Signs of the Times
November 2017 Issue | Vol 132 No 11
Articles in This Issue:
Why the week has seven daysMost of us take the seven-day week for granted. Marvin Hunt explains how it came to be seven days and not six, eight or 10.
Pet heaven . . . or not?Will there be a resurrection? Yes, definitely, says Kim Peckham. But will pets be included?
Women and girls are facing violence in Papua New Guinea. But, says Maritza Brunt, there’s hope . . .
Linden Chuang on the demise of SeaWorld and the significance of freedom for orcas . . . and humans.
This world is a dangerous place and full of fear. That, says Loren Seibold, makes Jesus’ promise to return someday a message of hope and security.
Go healthy for good - November 2017New research reveals the toxic relationship between meat consumption and asthma. And why we need to be wary of the centimetres around our waist.
The signatureIf there really is a God, should we expect to find Him within the known universe? Ty Gibson peeks through the space-time continuum.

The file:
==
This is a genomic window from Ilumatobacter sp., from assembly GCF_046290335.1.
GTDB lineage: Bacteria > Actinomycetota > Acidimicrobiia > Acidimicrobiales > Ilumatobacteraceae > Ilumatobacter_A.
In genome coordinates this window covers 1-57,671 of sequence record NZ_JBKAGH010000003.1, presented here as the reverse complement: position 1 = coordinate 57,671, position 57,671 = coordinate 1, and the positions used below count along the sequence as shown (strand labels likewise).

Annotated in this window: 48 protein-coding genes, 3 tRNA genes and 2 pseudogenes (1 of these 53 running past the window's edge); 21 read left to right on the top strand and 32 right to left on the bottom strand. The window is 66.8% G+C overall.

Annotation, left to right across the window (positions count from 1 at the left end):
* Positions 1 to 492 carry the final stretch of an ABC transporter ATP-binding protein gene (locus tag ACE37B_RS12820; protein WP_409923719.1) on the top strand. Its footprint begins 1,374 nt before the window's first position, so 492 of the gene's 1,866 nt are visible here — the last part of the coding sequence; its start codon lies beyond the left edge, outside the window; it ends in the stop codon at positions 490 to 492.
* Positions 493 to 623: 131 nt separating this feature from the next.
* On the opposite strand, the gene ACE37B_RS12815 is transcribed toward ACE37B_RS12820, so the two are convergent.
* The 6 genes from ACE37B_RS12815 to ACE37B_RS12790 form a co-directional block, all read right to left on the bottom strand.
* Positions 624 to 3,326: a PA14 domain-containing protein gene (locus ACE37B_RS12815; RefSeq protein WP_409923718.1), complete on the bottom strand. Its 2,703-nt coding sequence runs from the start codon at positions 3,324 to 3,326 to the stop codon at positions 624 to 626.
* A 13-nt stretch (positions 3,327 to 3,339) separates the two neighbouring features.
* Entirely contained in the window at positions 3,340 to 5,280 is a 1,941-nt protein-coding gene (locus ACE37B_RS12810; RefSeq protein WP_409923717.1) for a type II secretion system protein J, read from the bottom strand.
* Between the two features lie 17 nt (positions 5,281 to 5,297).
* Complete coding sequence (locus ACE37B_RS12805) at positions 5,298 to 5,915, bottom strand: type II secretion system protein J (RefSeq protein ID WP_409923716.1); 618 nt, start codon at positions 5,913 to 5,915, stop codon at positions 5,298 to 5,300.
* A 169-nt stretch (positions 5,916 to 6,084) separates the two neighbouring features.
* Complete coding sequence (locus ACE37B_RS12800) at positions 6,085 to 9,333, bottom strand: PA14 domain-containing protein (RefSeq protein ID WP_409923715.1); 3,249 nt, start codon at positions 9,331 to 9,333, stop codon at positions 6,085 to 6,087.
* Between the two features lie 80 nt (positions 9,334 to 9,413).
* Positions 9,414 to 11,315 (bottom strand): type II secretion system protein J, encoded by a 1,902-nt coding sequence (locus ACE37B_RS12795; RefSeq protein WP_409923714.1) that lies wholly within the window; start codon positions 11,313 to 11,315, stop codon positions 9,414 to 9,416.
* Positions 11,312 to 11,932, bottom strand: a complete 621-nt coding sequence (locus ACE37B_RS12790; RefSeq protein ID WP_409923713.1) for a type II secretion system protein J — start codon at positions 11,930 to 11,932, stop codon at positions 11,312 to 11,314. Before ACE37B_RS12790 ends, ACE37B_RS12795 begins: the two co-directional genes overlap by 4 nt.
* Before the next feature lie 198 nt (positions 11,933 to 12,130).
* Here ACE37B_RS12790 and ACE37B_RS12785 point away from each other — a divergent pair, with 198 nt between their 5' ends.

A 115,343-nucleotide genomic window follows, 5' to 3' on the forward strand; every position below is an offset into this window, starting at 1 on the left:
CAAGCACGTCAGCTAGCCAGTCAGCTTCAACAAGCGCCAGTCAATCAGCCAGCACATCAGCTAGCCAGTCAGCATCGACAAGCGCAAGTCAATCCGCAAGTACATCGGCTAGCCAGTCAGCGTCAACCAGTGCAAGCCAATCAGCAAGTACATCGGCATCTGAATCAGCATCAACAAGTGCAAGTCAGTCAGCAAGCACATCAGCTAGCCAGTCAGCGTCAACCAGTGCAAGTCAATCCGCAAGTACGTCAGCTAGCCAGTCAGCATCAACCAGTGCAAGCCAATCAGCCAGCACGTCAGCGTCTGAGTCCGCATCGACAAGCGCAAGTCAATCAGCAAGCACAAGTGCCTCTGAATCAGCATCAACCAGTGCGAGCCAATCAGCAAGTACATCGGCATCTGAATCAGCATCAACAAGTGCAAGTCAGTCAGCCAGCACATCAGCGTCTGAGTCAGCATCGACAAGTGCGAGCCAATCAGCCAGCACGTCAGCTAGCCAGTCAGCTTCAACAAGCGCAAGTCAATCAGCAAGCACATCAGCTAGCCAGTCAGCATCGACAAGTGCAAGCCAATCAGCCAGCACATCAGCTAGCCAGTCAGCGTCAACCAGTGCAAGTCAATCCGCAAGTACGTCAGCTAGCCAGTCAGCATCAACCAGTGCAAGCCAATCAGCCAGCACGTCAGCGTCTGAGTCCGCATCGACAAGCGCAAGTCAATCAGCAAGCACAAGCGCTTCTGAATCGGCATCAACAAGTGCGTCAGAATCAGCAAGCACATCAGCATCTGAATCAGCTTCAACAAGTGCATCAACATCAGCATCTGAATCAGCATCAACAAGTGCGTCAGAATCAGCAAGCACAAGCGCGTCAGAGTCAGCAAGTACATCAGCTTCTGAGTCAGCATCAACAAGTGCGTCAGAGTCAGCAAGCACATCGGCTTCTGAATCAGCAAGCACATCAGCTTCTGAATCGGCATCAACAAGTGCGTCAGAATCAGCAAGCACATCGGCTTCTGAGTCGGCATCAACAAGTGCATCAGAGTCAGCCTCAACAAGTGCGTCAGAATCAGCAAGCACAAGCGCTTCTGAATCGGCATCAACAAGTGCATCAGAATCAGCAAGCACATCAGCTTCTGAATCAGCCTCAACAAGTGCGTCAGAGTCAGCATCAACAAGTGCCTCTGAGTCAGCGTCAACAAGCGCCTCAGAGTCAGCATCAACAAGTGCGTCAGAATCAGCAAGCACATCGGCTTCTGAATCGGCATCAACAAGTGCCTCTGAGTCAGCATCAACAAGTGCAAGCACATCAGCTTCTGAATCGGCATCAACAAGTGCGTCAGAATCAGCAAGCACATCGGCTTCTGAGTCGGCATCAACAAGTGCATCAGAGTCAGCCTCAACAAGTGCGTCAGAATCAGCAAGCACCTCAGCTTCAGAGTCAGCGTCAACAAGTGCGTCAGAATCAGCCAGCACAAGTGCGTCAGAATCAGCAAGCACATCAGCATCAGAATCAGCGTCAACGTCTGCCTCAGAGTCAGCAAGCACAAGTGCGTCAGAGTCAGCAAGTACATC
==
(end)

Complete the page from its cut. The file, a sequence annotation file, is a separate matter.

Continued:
The Protestant Reformation changed the world, but it also sparked a backlash. Harold Harker says the effects can still be seen today.
Wives should submit: Is the Bible the enemy of equality?What does it mean in a postfeminist world for a woman to submit to her husband? Melody Tan says the much maligned apostle Paul has some surprisingly timely tips for family harmony.
Suffering in silenceBrought up never to raise a hand against a woman, what does a man do when his partner turns violent? Kent Kingston explores the hidden flipside of domestic violence.
To "not hate" isn't to love. The former leaves one indifferent; the latter brings about lasting change.
When your best isn't good enoughJon Paulien explores what being “good enough” really means.
A heart-healthy diet is the cornerstone for preventing heart attacks and strokes. Yet various controversial diets, foods and nutrients have become popular. What does the evidence say?
Around the world women and girls are targeted by traffickers and suffer at the hands of their husbands and partners. But Ashley Steele and Pudens Isobel have seen strategies at work that are turning back the tide of abuse.